Westbury Arts receives new building through DRI grant funding
Art has found a home in Westbury. Last week, the Village of Westbury purchased a commercial building downtown to be used by Westbury Arts, allowing the nonprofit organization a place to expand its current offerings.
The building, purchased through funding provided by Downtown Revitalization Initiative (DRI) grant funding from the state, will create a permanent home for Westbury Arts, allowing it to have a performance and meeting space, a gallery to exhibit artwork, and workspace for arts-education classes. The new home for Westbury Arts is located on Schenck Avenue, off of Post Avenue.
“This is a tremendous step forward in our long-stated goal of making Westbury one of Long Island’s most arts-centric communities,” said Mayor Peter Cavallaro on the purchase. “Westbury Arts has grown tremendously in just its first five years of existence, and we see the future of that organization, and the arts in general, as important for Westbury’s future growth and sustainability.”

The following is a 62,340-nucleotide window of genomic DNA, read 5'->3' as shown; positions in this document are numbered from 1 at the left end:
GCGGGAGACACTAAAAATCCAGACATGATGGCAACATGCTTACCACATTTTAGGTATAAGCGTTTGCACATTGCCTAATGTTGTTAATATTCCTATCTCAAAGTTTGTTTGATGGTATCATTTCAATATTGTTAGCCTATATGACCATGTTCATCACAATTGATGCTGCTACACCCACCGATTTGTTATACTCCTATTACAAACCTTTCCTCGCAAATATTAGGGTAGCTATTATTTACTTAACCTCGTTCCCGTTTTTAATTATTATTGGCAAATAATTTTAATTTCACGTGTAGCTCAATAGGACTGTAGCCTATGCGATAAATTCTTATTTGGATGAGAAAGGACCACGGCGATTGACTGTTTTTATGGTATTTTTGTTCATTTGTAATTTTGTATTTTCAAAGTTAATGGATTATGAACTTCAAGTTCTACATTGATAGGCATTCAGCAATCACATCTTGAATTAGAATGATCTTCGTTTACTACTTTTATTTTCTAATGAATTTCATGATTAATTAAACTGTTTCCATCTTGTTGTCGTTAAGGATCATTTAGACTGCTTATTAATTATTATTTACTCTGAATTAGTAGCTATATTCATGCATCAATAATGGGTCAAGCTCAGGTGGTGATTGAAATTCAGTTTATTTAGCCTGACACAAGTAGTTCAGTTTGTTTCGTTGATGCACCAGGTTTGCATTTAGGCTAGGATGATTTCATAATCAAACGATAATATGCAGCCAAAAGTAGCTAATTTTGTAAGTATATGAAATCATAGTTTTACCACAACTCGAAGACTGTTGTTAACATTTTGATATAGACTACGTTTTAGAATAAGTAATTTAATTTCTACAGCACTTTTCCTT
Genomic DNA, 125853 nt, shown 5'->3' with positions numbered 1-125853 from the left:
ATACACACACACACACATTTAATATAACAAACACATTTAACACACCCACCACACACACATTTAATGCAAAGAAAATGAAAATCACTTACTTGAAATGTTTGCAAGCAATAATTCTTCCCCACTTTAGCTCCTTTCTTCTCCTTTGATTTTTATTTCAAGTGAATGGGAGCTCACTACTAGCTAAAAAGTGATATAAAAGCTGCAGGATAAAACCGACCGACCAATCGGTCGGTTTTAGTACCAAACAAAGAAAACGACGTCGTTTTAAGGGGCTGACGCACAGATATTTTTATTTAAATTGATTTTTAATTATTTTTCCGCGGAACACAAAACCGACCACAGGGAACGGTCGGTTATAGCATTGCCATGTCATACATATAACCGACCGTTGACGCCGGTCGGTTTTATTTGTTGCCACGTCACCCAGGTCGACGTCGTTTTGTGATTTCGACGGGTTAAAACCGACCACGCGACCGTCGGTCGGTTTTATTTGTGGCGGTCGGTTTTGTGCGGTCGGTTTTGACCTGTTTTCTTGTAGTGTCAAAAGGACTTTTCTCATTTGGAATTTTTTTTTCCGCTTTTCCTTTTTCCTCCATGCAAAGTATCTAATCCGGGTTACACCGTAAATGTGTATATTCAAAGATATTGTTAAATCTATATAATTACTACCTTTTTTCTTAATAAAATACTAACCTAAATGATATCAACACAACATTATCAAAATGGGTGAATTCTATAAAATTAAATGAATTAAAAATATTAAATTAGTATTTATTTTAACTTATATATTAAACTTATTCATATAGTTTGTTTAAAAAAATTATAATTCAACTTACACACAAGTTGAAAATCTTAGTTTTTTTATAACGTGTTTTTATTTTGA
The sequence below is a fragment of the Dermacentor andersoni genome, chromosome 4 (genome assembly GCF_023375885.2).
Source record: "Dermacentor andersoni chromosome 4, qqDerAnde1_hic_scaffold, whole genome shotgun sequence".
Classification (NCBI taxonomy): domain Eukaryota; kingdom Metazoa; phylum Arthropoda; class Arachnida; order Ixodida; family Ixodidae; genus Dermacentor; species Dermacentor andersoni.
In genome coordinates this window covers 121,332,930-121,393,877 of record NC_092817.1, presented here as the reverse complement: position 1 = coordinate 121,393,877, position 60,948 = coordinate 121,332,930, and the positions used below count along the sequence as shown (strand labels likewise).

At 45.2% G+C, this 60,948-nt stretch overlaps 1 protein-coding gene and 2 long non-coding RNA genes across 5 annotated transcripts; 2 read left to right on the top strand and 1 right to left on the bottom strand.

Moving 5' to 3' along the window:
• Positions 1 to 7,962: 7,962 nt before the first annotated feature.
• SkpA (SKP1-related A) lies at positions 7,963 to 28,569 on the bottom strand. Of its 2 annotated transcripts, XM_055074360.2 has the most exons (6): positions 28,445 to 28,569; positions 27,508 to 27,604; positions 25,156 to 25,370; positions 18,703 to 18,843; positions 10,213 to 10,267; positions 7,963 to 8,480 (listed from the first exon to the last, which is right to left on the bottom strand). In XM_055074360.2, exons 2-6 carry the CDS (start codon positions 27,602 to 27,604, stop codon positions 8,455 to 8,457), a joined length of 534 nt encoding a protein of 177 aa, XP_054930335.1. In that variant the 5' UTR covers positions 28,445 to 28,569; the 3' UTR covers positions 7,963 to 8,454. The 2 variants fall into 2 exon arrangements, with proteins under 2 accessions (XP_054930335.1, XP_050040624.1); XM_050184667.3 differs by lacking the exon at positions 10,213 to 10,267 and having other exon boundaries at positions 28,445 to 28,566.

The next steps in the project will be to hire design professionals to design the space to meet Westbury Arts’ needs and ideas, and then to hire a contractor to build the space out. Cavallaro notes that he hopes the building will be ready for a ribbon cutting by May 2019.
“The mission of Westbury Arts is to promote arts and culture in Westbury—and our vision is to make Westbury a premier destination for arts and culture on Long Island,” said Julie Lyon, president of Westbury Arts. “My board of directors and I are excited about the opportunities this building will bring to Westbury Arts and to the Westbury community. Support from the village is crucial to our endeavors and we are grateful for Mayor Cavallaro’s confidence in us. Having a home base will allow us to offer programs and activities that will better serve the community and enrich the lives of all Westbury residents.”
The village is continuing to make progress on other DRI projects, with County Executive Laura Curran visiting Westbury on Tuesday, Aug. 7, to receive an update on the redevelopment efforts. Cavallaro, along with board trustees and village staff, joined Curran on touring the village to explain what was planned and how county participation might be necessary to get projects off the ground. Among the other state-approved projects are downtown rezoning to promote transit-oriented development, facade upgrades, improvements at the Post and Union Avenue intersections, streetscape improvements, Community Center upgrades and rezoning to allow for open space in the Maple-Union corridor.